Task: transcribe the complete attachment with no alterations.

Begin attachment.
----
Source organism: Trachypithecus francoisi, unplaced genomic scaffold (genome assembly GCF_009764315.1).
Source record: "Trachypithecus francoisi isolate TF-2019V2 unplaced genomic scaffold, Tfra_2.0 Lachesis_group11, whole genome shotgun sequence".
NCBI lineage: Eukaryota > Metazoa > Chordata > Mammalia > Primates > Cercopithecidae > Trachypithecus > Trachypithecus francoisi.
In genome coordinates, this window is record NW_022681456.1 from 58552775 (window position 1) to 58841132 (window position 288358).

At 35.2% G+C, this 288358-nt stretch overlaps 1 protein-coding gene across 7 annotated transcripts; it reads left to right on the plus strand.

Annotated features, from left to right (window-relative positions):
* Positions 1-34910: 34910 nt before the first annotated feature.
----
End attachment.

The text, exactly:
Source organism: Trachypithecus francoisi, unplaced genomic scaffold (genome assembly GCF_009764315.1).
Source record: "Trachypithecus francoisi isolate TF-2019V2 unplaced genomic scaffold, Tfra_2.0 Lachesis_group11, whole genome shotgun sequence".
NCBI lineage: Eukaryota > Metazoa > Chordata > Mammalia > Primates > Cercopithecidae > Trachypithecus > Trachypithecus francoisi.
In genome coordinates, this window is record NW_022681456.1 from 58552775 (window position 1) to 58841132 (window position 288358).

At 35.2% G+C, this 288358-nt stretch overlaps 1 protein-coding gene across 7 annotated transcripts; it reads left to right on the plus strand.

Annotated features, from left to right (window-relative positions):
* Positions 1-34910: 34910 nt before the first annotated feature.